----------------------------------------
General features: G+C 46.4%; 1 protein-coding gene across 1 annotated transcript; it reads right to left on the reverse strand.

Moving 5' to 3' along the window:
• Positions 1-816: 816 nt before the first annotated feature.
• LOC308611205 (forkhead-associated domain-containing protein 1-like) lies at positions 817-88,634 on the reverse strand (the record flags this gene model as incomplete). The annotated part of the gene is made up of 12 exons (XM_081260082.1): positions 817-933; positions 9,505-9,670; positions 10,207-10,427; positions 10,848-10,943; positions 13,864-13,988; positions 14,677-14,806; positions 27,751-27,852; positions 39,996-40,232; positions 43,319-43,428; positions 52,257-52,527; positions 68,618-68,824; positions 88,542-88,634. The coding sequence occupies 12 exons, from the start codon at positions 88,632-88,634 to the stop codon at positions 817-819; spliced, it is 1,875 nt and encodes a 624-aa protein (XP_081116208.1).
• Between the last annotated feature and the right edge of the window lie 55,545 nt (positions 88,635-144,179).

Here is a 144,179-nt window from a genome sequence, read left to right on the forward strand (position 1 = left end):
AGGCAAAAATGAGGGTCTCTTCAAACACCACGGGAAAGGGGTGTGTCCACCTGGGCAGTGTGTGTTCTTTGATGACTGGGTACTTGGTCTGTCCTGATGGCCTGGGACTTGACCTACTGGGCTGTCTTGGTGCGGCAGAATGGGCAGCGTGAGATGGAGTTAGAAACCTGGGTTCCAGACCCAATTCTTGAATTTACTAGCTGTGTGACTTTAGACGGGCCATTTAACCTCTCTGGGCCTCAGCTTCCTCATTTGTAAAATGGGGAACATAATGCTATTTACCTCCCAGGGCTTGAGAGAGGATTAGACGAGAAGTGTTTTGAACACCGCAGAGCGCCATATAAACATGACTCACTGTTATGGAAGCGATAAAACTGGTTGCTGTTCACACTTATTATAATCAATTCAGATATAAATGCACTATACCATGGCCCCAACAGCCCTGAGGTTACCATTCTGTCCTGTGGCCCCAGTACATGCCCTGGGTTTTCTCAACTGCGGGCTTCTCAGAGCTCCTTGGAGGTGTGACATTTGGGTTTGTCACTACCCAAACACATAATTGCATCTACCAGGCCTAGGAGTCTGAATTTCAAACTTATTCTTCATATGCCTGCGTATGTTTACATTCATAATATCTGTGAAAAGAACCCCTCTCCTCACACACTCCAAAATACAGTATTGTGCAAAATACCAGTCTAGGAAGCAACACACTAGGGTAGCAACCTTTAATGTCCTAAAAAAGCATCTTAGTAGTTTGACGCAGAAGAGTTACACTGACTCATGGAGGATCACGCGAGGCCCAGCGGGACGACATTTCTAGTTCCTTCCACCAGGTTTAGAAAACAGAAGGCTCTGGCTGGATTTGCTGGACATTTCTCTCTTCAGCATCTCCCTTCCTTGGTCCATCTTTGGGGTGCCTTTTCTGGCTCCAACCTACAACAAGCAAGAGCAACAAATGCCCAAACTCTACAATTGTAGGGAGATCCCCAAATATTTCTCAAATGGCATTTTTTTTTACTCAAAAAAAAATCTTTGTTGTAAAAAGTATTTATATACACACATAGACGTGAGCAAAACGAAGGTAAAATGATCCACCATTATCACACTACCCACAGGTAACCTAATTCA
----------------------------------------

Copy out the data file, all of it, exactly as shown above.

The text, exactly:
General features: G+C 46.4%; 1 protein-coding gene across 1 annotated transcript; it reads right to left on the reverse strand.

Moving 5' to 3' along the window:
• Positions 1-816: 816 nt before the first annotated feature.
• LOC308611205 (forkhead-associated domain-containing protein 1-like) lies at positions 817-88,634 on the reverse strand (the record flags this gene model as incomplete). The annotated part of the gene is made up of 12 exons (XM_081260082.1): positions 817-933; positions 9,505-9,670; positions 10,207-10,427; positions 10,848-10,943; positions 13,864-13,988; positions 14,677-14,806; positions 27,751-27,852; positions 39,996-40,232; positions 43,319-43,428; positions 52,257-52,527; positions 68,618-68,824; positions 88,542-88,634. The coding sequence occupies 12 exons, from the start codon at positions 88,632-88,634 to the stop codon at positions 817-819; spliced, it is 1,875 nt and encodes a 624-aa protein (XP_081116208.1).
• Between the last annotated feature and the right edge of the window lie 55,545 nt (positions 88,635-144,179).

Here is a 144,179-nt window from a genome sequence, read left to right on the forward strand (position 1 = left end):
AGGCAAAAATGAGGGTCTCTTCAAACACCACGGGAAAGGGGTGTGTCCACCTGGGCAGTGTGTGTTCTTTGATGACTGGGTACTTGGTCTGTCCTGATGGCCTGGGACTTGACCTACTGGGCTGTCTTGGTGCGGCAGAATGGGCAGCGTGAGATGGAGTTAGAAACCTGGGTTCCAGACCCAATTCTTGAATTTACTAGCTGTGTGACTTTAGACGGGCCATTTAACCTCTCTGGGCCTCAGCTTCCTCATTTGTAAAATGGGGAACATAATGCTATTTACCTCCCAGGGCTTGAGAGAGGATTAGACGAGAAGTGTTTTGAACACCGCAGAGCGCCATATAAACATGACTCACTGTTATGGAAGCGATAAAACTGGTTGCTGTTCACACTTATTATAATCAATTCAGATATAAATGCACTATACCATGGCCCCAACAGCCCTGAGGTTACCATTCTGTCCTGTGGCCCCAGTACATGCCCTGGGTTTTCTCAACTGCGGGCTTCTCAGAGCTCCTTGGAGGTGTGACATTTGGGTTTGTCACTACCCAAACACATAATTGCATCTACCAGGCCTAGGAGTCTGAATTTCAAACTTATTCTTCATATGCCTGCGTATGTTTACATTCATAATATCTGTGAAAAGAACCCCTCTCCTCACACACTCCAAAATACAGTATTGTGCAAAATACCAGTCTAGGAAGCAACACACTAGGGTAGCAACCTTTAATGTCCTAAAAAAGCATCTTAGTAGTTTGACGCAGAAGAGTTACACTGACTCATGGAGGATCACGCGAGGCCCAGCGGGACGACATTTCTAGTTCCTTCCACCAGGTTTAGAAAACAGAAGGCTCTGGCTGGATTTGCTGGACATTTCTCTCTTCAGCATCTCCCTTCCTTGGTCCATCTTTGGGGTGCCTTTTCTGGCTCCAACCTACAACAAGCAAGAGCAACAAATGCCCAAACTCTACAATTGTAGGGAGATCCCCAAATATTTCTCAAATGGCATTTTTTTTTACTCAAAAAAAAATCTTTGTTGTAAAAAGTATTTATATACACACATAGACGTGAGCAAAACGAAGGTAAAATGATCCACCATTATCACACTACCCACAGGTAACCTAATTCA